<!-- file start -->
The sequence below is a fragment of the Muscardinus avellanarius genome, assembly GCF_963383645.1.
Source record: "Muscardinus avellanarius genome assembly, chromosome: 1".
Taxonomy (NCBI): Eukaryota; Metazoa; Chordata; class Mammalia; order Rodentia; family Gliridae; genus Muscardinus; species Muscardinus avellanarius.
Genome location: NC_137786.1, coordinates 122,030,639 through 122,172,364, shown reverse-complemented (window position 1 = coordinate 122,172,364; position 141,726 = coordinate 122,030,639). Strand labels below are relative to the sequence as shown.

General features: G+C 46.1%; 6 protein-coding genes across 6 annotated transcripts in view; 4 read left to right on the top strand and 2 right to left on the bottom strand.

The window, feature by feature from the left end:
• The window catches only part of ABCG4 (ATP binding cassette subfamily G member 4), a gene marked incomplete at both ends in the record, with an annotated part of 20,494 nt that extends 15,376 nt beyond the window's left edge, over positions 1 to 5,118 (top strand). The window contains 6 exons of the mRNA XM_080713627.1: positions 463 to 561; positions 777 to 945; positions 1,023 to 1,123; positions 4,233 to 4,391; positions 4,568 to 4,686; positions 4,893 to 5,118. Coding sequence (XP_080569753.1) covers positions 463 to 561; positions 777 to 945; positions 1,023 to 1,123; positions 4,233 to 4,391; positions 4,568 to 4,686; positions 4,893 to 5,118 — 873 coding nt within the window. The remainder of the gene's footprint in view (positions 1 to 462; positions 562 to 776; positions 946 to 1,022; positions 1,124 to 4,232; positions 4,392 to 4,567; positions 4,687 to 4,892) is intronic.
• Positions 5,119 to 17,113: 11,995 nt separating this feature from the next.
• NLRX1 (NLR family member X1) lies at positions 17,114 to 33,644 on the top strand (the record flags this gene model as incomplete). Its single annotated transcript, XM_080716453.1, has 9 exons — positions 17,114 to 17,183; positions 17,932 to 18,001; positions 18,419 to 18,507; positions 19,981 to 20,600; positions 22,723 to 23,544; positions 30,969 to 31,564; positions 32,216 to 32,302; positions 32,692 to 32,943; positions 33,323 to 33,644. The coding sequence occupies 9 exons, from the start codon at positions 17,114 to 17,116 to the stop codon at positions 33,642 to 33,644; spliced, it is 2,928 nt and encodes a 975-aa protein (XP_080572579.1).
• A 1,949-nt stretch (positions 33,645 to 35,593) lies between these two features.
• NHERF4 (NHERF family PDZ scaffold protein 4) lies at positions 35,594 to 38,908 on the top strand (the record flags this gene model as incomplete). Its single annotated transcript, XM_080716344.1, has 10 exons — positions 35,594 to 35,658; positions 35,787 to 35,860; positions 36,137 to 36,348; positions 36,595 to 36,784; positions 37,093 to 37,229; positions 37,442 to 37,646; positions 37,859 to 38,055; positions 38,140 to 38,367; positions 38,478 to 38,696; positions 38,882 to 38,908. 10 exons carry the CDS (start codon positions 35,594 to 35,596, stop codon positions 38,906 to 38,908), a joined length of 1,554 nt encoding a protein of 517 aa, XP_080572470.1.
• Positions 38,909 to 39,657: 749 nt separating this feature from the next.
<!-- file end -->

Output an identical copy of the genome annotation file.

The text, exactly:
The sequence below is a fragment of the Muscardinus avellanarius genome, assembly GCF_963383645.1.
Source record: "Muscardinus avellanarius genome assembly, chromosome: 1".
Taxonomy (NCBI): Eukaryota; Metazoa; Chordata; class Mammalia; order Rodentia; family Gliridae; genus Muscardinus; species Muscardinus avellanarius.
Genome location: NC_137786.1, coordinates 122,030,639 through 122,172,364, shown reverse-complemented (window position 1 = coordinate 122,172,364; position 141,726 = coordinate 122,030,639). Strand labels below are relative to the sequence as shown.

General features: G+C 46.1%; 6 protein-coding genes across 6 annotated transcripts in view; 4 read left to right on the top strand and 2 right to left on the bottom strand.

The window, feature by feature from the left end:
• The window catches only part of ABCG4 (ATP binding cassette subfamily G member 4), a gene marked incomplete at both ends in the record, with an annotated part of 20,494 nt that extends 15,376 nt beyond the window's left edge, over positions 1 to 5,118 (top strand). The window contains 6 exons of the mRNA XM_080713627.1: positions 463 to 561; positions 777 to 945; positions 1,023 to 1,123; positions 4,233 to 4,391; positions 4,568 to 4,686; positions 4,893 to 5,118. Coding sequence (XP_080569753.1) covers positions 463 to 561; positions 777 to 945; positions 1,023 to 1,123; positions 4,233 to 4,391; positions 4,568 to 4,686; positions 4,893 to 5,118 — 873 coding nt within the window. The remainder of the gene's footprint in view (positions 1 to 462; positions 562 to 776; positions 946 to 1,022; positions 1,124 to 4,232; positions 4,392 to 4,567; positions 4,687 to 4,892) is intronic.
• Positions 5,119 to 17,113: 11,995 nt separating this feature from the next.
• NLRX1 (NLR family member X1) lies at positions 17,114 to 33,644 on the top strand (the record flags this gene model as incomplete). Its single annotated transcript, XM_080716453.1, has 9 exons — positions 17,114 to 17,183; positions 17,932 to 18,001; positions 18,419 to 18,507; positions 19,981 to 20,600; positions 22,723 to 23,544; positions 30,969 to 31,564; positions 32,216 to 32,302; positions 32,692 to 32,943; positions 33,323 to 33,644. The coding sequence occupies 9 exons, from the start codon at positions 17,114 to 17,116 to the stop codon at positions 33,642 to 33,644; spliced, it is 2,928 nt and encodes a 975-aa protein (XP_080572579.1).
• A 1,949-nt stretch (positions 33,645 to 35,593) lies between these two features.
• NHERF4 (NHERF family PDZ scaffold protein 4) lies at positions 35,594 to 38,908 on the top strand (the record flags this gene model as incomplete). Its single annotated transcript, XM_080716344.1, has 10 exons — positions 35,594 to 35,658; positions 35,787 to 35,860; positions 36,137 to 36,348; positions 36,595 to 36,784; positions 37,093 to 37,229; positions 37,442 to 37,646; positions 37,859 to 38,055; positions 38,140 to 38,367; positions 38,478 to 38,696; positions 38,882 to 38,908. 10 exons carry the CDS (start codon positions 35,594 to 35,596, stop codon positions 38,906 to 38,908), a joined length of 1,554 nt encoding a protein of 517 aa, XP_080572470.1.
• Positions 38,909 to 39,657: 749 nt separating this feature from the next.